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While investigating endangered languages, many researchers become interested in developing literacy for these languages. However, often their linguistic training has not provided practical guidance in this area. This book, with contributions by experienced practitioners, helps fill this gap.
Both foundational theory and specifi¬c case studies are addressed in this work. Non-linguistic factors are described, particularly sociolinguistic issues that determine acceptability of orthographies. A principled approach to the level of phonological representation for orthographies is proposed, applying recent phonological theory. The thorny issues of how to determine word breaks and how to mark tone in an orthography are explored. “Overly hasty orthographies” and the benefits of allowing time for an orthography to settle are discussed.
Principles of the foundational chapters are further exempli¬fied by detailed case studies from Mexico, Peru, California, Nepal, and Southeast Asia, which vividly illustrate the variety of local conditions that must be taken into account.
The combination of theoretical and practical makes this book unique. It will bene¬fit those involved in helping establish orthographies for hitherto-unwritten languages, and provide concrete guidance through crucial issues.
Michael Cahill (Ph.D. 1999, Ohio State University) developed the Konni orthography in Ghana. He was SIL’s International Linguistics Coordinator for eleven years, and is on the LSA’s Committee on Endangered Languages and their Preservation.
Keren Rice (Ph.D. 1976, University of Toronto) helped standardize the orthography of Slavey, and has taught on orthography development at InField/CoLang. She was LSA President in 2012 and is currently University Professor at the University of Toronto.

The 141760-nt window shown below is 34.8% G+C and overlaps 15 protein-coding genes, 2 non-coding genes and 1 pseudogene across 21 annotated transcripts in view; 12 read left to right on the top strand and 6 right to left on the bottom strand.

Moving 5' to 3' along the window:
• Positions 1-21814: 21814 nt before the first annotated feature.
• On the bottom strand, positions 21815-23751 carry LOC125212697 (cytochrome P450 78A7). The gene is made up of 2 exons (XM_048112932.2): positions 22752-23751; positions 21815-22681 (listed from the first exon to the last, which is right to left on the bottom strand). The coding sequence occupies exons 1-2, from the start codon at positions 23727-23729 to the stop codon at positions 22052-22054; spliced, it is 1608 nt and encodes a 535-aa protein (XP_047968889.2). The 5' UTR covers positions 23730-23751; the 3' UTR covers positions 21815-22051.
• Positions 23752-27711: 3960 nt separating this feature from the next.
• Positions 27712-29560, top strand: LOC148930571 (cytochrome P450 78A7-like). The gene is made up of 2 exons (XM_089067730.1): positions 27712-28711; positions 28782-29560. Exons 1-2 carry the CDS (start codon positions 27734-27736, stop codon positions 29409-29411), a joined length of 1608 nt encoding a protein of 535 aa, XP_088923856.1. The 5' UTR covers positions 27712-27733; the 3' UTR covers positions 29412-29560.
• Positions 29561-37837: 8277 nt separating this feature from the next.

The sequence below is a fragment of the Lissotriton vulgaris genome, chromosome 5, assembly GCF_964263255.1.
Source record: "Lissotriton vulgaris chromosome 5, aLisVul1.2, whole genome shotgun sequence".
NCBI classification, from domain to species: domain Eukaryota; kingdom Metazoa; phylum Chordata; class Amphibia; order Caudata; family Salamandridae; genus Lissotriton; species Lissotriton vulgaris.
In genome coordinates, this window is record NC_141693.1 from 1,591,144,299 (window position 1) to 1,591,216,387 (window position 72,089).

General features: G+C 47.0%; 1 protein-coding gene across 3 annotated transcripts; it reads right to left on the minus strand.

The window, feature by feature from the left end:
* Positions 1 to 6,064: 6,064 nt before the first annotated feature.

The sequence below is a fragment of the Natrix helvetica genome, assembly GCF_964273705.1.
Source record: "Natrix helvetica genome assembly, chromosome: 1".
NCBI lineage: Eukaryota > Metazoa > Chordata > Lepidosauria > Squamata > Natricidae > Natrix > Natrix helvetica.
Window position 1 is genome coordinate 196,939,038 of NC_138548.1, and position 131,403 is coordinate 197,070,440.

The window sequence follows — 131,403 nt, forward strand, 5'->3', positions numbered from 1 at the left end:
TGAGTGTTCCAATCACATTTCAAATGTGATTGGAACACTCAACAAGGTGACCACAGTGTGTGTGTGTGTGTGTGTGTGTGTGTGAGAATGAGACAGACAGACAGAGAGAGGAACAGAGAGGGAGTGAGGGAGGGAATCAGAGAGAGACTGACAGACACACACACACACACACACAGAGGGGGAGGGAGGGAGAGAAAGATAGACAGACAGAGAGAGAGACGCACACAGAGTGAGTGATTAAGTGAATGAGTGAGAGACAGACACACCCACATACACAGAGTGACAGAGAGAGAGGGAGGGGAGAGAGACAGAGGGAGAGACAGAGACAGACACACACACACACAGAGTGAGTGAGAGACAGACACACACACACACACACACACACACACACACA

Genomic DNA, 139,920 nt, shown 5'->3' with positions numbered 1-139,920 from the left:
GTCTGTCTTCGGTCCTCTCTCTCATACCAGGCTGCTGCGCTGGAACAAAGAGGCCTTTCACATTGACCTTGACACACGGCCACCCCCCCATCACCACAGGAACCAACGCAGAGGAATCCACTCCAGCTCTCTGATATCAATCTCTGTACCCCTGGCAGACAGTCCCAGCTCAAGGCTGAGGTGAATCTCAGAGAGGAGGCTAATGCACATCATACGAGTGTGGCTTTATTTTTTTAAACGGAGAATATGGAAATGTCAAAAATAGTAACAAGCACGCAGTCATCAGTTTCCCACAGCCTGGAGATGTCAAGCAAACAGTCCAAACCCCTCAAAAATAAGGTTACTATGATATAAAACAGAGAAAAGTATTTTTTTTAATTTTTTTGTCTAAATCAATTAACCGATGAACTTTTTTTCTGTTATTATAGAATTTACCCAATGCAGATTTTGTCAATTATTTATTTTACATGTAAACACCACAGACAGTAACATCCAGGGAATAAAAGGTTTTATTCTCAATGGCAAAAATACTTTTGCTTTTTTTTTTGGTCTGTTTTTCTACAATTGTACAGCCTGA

1.1 Why this orthography book?
1.2 The papers
2.2 Governmental policies and restrictions
2.3 Sociolinguistic factors: “All orthographies are political”
2.4 Educational and psycholinguistic factors
2.5 Practical production factors (fonts)
2.6 Further discussion
3.2 Why native speakers are aware of the output of lexical processes
3.3 Orthographic representation of morphophonemic alternations
4.2 Tone languages
4.3 Tone orthography
4.4 A typology of African tone systems
4.5 Consequences for tone orthography and teaching methodology
5.2 Word boundaries
5.3 Criteria for writing grammatical morphemes
5.4 Morphosyntactic topics
5.5 Steps in establishing word boundaries: a summary
6.2 The “normative” expectation
6.3 Conditions which justify slowing down or delaying standardization
6.4 Standardization and the implementation of a reform take time
6.5 Additional case studies
7.1 Orthography and politics
7.2 Five criteria for an adequate new writing system
7.3 The bias of familiarity
7.4 Case studies
7.5 Some compromises to consider
8.2 Orthographies and orthographic rules
8.3 Case study 1: Tlacolula Valley Zapotec
8.4 Case study 2: Gabrielino/Tongva/Fernandeño
9.2 Summary of Yanesha’ phonology
9.3 History of Yanesha’ alphabets and literacy
9.4 The change process and the official alphabet
10.2 Linguistic factors
10.3 Non-linguistic factors
10.4 Application to Kurtöp
10.5 Summary and conclusions
11.1 Linguists as activists
11.2 Case Study I: E and H
11.3 Case Study II: Lisu and Lahu
11.4 Case Study III: LR
11.5 Concluding notes